Huygens was a terrific success. The public relations side was not. We sat and waited in the Royal Society. There was news -- and then there was none. There'd been a successful acquisition of the Huygens radio signal by Cassini, but one channel was missing. Data had been returned without a single error -- but half had been lost. Um. Right.
All through this the video feed from Darmstadt was full of European bureaucrats and journalists, with the occasional break for science.
The high point of this circus of ineptitude came with the arrival of the first picture. Since Titan's discovery 340 years ago, no telescope had penetrated the cloud cover: an image of the surface would be one of the crowning achievements of ESA's scientific research. The word came back from an excited mission control: "We have the first images of Titan: they've come in in the past three minutes and here they are!" The hall full of journalists erupted in applause as they peered up at the screens -- meanwhile, back in London and around the planet, bemusement gave way to laughter and then some anger -- the cameras in Darnstadt remained fixed on the clapping hacks.
Eventually, someone noticed and up popped the image. But this was to be the theme of the rest of the afternoon -- information arrived late if at all while the ESA publicity machine concentrated almost exclusively on ministers, heads of department and other notables saying how happy they were. The science was an afterthought.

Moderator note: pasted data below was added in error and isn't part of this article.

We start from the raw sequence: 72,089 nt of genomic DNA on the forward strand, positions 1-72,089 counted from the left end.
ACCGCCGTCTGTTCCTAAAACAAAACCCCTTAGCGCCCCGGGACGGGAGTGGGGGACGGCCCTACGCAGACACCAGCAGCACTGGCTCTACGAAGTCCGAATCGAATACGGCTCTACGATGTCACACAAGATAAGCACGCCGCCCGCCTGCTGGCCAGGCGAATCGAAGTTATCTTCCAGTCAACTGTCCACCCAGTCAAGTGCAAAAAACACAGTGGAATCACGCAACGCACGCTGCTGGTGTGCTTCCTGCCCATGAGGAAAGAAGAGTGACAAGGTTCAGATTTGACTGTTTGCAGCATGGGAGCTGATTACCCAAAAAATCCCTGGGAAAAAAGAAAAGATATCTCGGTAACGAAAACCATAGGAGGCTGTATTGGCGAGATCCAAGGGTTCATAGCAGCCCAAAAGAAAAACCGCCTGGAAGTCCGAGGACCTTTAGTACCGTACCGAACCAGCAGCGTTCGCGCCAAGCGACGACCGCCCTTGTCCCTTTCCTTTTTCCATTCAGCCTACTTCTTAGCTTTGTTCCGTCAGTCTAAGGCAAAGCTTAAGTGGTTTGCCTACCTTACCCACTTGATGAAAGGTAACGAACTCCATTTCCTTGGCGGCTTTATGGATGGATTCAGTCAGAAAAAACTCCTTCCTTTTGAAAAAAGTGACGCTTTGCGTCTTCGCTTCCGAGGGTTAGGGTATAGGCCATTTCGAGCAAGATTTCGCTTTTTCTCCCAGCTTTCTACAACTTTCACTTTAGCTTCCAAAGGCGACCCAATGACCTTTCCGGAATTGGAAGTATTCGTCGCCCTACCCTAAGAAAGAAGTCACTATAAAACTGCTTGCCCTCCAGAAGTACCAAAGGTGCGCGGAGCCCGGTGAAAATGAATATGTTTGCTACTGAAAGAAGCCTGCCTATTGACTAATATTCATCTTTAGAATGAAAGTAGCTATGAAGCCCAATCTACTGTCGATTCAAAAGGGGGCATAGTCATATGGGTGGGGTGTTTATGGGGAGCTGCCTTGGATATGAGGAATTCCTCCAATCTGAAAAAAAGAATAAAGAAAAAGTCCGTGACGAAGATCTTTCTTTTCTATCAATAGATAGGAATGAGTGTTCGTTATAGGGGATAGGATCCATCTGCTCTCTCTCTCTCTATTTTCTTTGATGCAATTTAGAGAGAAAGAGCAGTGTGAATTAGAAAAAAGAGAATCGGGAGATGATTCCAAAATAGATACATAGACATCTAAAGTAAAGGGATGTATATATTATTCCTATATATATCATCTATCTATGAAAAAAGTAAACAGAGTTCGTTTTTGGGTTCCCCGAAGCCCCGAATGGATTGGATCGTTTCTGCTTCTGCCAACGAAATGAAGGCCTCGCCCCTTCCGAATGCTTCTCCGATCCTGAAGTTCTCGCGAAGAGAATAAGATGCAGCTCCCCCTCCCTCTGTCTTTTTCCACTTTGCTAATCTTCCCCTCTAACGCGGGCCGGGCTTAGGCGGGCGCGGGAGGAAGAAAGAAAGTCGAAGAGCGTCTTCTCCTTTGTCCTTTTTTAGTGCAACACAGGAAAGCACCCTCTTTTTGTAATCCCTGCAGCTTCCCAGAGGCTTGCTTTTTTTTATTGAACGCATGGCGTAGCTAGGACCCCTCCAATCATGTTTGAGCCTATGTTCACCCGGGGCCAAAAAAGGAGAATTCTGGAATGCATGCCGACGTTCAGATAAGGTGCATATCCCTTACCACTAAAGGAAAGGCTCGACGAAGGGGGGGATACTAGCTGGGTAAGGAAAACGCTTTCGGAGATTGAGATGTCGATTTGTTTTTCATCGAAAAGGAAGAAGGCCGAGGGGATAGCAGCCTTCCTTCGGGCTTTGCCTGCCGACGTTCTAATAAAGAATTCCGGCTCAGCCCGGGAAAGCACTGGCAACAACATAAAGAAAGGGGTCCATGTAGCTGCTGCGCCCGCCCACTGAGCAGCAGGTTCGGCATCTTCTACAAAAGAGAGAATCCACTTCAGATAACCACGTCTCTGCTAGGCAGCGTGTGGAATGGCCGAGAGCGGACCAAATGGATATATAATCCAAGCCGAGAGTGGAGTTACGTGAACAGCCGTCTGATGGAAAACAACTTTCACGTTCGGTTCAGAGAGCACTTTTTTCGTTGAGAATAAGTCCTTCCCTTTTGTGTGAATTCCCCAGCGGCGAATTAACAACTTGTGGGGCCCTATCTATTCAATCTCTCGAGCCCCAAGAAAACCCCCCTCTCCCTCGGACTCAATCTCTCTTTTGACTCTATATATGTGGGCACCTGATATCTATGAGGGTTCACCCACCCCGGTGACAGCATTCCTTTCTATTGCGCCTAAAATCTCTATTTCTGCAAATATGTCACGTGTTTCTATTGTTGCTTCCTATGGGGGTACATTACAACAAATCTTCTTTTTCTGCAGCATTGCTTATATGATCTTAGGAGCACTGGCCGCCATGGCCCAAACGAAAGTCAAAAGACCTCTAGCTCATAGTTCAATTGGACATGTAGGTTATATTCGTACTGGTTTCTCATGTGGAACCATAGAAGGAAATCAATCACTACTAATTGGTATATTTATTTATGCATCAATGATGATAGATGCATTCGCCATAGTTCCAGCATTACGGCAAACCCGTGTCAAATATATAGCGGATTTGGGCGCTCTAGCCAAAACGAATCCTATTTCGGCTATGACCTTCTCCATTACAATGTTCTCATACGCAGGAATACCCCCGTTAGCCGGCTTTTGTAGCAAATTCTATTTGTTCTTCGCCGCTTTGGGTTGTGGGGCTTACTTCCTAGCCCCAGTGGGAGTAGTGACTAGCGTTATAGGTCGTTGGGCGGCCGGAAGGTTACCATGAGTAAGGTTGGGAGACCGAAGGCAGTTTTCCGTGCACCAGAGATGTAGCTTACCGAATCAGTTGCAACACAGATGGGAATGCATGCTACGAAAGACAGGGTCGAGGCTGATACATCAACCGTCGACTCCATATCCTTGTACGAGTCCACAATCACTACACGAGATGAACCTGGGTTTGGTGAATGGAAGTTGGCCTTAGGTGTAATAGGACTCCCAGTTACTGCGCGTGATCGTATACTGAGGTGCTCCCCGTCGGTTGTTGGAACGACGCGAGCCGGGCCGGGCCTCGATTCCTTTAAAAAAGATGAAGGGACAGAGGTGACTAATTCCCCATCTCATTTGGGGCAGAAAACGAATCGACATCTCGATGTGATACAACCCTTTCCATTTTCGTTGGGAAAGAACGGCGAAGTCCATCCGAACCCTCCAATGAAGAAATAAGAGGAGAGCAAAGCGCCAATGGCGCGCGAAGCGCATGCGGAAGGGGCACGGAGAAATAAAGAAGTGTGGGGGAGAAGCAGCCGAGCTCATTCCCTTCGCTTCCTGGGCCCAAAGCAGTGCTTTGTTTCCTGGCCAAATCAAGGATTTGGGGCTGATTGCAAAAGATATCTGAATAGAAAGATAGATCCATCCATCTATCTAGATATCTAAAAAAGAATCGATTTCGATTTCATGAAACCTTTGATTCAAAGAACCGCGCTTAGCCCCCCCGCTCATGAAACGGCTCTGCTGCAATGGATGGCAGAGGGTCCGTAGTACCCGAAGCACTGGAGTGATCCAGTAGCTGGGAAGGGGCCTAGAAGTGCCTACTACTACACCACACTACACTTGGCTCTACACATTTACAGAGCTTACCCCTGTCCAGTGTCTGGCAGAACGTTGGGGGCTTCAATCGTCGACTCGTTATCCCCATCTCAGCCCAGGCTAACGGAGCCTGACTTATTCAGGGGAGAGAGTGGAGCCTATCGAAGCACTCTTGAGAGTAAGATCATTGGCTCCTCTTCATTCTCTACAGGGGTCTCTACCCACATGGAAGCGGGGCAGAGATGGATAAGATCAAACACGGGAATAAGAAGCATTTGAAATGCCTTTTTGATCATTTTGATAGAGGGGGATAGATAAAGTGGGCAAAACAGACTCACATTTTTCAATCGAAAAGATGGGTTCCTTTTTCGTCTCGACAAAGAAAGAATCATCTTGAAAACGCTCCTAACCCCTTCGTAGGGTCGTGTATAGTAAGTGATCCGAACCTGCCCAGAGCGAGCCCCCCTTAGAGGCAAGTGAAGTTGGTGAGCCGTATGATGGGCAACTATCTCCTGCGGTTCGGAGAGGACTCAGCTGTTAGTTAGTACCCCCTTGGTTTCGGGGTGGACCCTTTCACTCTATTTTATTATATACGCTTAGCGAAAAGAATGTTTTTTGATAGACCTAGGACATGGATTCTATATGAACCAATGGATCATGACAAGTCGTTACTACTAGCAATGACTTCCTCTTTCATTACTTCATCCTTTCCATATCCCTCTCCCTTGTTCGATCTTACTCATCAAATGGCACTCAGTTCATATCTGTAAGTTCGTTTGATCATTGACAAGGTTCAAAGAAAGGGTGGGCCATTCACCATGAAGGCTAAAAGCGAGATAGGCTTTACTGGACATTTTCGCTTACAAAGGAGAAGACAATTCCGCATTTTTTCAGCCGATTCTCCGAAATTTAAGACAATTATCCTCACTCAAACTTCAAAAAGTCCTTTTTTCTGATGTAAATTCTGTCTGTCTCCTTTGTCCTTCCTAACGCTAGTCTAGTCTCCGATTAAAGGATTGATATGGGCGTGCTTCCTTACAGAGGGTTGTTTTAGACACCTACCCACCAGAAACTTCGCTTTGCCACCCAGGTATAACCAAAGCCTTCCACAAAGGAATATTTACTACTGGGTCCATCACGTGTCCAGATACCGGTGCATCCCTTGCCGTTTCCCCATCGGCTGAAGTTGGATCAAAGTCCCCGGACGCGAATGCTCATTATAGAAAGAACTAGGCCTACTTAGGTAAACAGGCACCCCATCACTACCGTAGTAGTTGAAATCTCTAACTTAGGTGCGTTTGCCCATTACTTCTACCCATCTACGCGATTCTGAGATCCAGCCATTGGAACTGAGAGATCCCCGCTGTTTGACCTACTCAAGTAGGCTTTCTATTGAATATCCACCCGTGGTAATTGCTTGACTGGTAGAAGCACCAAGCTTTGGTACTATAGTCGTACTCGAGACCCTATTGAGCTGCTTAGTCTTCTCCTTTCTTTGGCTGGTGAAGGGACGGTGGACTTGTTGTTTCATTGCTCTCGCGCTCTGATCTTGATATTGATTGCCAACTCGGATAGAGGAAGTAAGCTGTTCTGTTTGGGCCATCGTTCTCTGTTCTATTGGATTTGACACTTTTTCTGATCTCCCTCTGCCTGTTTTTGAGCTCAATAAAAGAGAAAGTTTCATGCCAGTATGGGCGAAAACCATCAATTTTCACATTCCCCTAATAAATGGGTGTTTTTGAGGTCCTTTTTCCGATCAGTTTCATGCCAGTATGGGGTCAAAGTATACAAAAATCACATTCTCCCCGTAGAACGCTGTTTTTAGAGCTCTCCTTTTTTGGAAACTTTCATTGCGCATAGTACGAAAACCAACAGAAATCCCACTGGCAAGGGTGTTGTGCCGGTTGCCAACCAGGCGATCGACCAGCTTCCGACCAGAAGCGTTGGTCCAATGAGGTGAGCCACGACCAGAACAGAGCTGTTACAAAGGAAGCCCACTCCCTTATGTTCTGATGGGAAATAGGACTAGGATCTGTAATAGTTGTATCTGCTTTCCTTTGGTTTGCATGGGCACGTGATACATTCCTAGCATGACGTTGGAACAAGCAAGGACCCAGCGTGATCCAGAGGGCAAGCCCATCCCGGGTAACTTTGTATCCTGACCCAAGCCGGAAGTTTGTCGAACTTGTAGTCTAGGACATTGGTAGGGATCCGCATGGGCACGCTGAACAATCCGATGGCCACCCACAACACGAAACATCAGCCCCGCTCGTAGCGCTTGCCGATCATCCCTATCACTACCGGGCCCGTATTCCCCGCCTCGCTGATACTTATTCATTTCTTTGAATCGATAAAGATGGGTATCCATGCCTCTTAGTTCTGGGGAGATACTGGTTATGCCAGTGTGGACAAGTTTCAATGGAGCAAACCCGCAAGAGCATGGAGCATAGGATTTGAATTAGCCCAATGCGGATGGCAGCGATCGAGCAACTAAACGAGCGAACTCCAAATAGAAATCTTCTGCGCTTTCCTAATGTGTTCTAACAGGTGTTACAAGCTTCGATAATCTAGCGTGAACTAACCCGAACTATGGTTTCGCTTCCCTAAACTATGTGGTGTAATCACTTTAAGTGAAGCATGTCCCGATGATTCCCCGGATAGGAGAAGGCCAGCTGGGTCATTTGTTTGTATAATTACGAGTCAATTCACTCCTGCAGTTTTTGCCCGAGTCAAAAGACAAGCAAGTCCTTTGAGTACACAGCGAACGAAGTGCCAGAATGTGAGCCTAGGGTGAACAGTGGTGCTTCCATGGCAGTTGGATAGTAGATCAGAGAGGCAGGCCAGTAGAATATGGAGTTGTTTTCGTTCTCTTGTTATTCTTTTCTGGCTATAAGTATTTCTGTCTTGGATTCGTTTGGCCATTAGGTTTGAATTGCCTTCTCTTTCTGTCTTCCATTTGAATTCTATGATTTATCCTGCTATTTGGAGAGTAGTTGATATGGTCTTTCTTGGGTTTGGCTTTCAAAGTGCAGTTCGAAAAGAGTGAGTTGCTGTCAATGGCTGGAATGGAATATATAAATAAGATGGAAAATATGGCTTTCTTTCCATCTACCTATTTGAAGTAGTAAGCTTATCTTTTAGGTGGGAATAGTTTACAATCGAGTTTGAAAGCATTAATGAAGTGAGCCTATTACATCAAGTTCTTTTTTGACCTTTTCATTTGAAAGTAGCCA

The picture online was just as woeful -- we were promised loads, then not so many, then one. Another arrived just as they were closing down the meeting.
Which made what happened later that weekend so exciting. At some point on Saturday, the entire set of Huygens images appeared on a US Web site to be eagerly gobbled up by the space geeks. Since God in his wisdom has ensured that our planet is now well equipped with computers and picture editing software, it was mere hours before mosaics, animations, 3D projections and other compilations appeared.
The ESA scientists should take their time over delivering results. If you've been working for 10 years on a one-off billion dollar experiment that lasts two hours, gratifying the geeks is not and should not be high on the list of things to do. Likewise, you don't want your raw data to be out there too soon -- a hiatus while you do your work before others can leap in is reasonable. But the sort of things that came out over the weekend as a result of eager amateurs should have been encouraged -- if not actually organised -- by the ESA. While the raw images were exciting, that extra work generated a strong feeling that we had found and started to explore a new world unlike any other we'd seen -- except, curiously, our own. Shorelines, flowing liquid, clouds, even waves: after 20 years of gas giants, arid deserts and tumbling asteroids this was a flashback to the golden age, where Mars had canals and Venus steaming jungles.
Money for space will only come while it generates enthusiasm and participation, and the remote, bureaucratic and slightly incompetent image that the ESA projected during the Huygens landing is actively harmful. When the scientists and the science were put on screen, the clouds lifted: too much of the day was overcast.